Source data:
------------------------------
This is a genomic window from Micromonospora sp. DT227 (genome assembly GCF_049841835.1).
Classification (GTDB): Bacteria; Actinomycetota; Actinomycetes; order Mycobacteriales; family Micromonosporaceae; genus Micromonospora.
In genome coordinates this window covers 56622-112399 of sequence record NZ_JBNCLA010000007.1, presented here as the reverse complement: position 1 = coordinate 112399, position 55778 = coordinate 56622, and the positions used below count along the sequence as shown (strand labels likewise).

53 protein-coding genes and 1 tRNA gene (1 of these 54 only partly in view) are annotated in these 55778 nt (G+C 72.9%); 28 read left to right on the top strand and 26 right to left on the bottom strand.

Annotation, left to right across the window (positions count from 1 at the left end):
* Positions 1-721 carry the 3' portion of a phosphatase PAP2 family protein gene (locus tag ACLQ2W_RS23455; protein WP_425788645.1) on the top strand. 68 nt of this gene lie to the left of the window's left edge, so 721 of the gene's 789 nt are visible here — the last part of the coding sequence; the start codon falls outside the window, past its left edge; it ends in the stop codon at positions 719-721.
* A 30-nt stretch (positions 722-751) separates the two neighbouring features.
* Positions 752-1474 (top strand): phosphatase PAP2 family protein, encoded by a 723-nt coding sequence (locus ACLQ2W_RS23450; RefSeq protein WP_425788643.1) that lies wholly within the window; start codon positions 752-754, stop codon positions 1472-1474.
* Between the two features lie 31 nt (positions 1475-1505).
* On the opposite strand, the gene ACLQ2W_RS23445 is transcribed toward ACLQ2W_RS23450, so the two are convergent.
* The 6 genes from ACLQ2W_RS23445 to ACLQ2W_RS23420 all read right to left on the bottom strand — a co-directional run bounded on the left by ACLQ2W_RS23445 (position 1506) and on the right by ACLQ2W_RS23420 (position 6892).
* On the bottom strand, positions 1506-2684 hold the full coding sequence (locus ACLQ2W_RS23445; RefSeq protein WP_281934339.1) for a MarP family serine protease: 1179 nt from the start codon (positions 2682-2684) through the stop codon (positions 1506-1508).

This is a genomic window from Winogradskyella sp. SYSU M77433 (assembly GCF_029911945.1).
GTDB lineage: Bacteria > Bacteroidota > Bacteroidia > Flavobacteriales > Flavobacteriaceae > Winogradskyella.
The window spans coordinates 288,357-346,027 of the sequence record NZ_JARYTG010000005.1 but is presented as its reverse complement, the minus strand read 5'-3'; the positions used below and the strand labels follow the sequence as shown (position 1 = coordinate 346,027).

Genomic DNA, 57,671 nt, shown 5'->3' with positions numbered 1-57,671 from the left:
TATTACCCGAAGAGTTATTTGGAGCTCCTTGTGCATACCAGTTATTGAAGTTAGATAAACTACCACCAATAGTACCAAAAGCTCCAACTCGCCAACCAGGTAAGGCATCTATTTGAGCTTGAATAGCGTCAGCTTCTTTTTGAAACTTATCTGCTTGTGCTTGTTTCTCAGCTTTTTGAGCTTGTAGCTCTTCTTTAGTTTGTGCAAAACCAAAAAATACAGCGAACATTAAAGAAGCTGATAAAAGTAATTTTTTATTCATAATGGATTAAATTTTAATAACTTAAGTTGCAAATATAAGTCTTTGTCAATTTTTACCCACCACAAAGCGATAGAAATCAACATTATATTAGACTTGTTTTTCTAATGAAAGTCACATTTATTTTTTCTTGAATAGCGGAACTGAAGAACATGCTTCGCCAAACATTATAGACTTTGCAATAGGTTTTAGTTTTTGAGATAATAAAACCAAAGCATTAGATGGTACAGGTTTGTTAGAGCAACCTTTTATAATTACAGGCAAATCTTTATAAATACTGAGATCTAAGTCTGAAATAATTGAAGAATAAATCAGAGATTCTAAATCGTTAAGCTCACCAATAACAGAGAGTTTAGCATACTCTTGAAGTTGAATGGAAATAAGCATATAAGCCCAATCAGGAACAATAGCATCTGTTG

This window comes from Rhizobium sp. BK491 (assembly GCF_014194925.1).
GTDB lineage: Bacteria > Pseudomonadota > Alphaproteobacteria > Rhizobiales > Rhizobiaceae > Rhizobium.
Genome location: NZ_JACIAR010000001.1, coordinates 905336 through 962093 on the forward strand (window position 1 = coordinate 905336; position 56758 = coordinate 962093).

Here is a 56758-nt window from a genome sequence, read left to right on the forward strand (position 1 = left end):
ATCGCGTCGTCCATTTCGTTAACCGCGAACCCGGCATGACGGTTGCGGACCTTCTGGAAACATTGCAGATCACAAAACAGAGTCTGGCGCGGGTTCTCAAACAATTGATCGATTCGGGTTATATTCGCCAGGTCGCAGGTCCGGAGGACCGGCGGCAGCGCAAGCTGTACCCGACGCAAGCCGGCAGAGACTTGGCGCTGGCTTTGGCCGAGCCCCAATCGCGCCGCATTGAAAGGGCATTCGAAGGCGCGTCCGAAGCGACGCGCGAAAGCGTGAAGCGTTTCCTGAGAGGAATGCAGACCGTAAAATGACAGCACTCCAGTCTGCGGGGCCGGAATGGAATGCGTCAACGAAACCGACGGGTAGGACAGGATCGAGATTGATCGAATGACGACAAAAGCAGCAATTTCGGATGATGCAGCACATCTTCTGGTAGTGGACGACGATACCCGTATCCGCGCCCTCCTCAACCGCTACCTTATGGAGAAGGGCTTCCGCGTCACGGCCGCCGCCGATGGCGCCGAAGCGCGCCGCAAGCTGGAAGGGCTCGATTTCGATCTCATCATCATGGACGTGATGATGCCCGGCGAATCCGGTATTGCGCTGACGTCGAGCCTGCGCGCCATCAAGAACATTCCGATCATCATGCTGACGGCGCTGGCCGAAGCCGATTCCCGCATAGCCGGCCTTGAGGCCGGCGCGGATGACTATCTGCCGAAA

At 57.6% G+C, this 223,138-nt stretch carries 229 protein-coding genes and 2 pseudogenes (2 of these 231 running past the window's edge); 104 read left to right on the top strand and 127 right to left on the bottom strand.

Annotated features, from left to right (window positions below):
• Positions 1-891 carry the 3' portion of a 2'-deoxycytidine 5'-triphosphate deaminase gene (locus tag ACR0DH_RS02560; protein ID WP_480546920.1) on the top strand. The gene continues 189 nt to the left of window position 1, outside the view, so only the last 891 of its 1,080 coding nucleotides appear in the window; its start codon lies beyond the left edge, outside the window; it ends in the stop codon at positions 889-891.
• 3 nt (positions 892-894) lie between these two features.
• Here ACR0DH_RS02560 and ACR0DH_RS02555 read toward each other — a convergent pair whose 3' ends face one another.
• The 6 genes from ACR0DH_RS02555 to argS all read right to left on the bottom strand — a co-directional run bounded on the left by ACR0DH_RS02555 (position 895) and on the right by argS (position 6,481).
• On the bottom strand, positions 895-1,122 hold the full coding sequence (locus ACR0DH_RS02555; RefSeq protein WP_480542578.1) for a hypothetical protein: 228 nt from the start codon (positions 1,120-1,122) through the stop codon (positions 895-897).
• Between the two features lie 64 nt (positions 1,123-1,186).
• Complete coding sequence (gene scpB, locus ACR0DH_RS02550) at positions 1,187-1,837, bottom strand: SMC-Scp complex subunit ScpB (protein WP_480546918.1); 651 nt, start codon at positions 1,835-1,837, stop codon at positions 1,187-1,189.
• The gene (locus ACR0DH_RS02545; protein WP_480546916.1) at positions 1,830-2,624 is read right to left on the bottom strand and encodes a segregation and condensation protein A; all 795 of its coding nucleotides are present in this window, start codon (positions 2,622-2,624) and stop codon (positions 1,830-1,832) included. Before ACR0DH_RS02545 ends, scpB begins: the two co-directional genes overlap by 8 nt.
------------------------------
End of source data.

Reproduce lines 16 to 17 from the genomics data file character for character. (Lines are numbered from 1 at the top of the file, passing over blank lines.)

Genomic DNA, 57,671 nt, shown 5'->3' with positions numbered 1-57,671 from the left:
TATTACCCGAAGAGTTATTTGGAGCTCCTTGTGCATACCAGTTATTGAAGTTAGATAAACTACCACCAATAGTACCAAAAGCTCCAACTCGCCAACCAGGTAAGGCATCTATTTGAGCTTGAATAGCGTCAGCTTCTTTTTGAAACTTATCTGCTTGTGCTTGTTTCTCAGCTTTTTGAGCTTGTAGCTCTTCTTTAGTTTGTGCAAAACCAAAAAATACAGCGAACATTAAAGAAGCTGATAAAAGTAATTTTTTATTCATAATGGATTAAATTTTAATAACTTAAGTTGCAAATATAAGTCTTTGTCAATTTTTACCCACCACAAAGCGATAGAAATCAACATTATATTAGACTTGTTTTTCTAATGAAAGTCACATTTATTTTTTCTTGAATAGCGGAACTGAAGAACATGCTTCGCCAAACATTATAGACTTTGCAATAGGTTTTAGTTTTTGAGATAATAAAACCAAAGCATTAGATGGTACAGGTTTGTTAGAGCAACCTTTTATAATTACAGGCAAATCTTTATAAATACTGAGATCTAAGTCTGAAATAATTGAAGAATAAATCAGAGATTCTAAATCGTTAAGCTCACCAATAACAGAGAGTTTAGCATACTCTTGAAGTTGAATGGAAATAAGCATATAAGCCCAATCAGGAACAATAGCATCTGTTG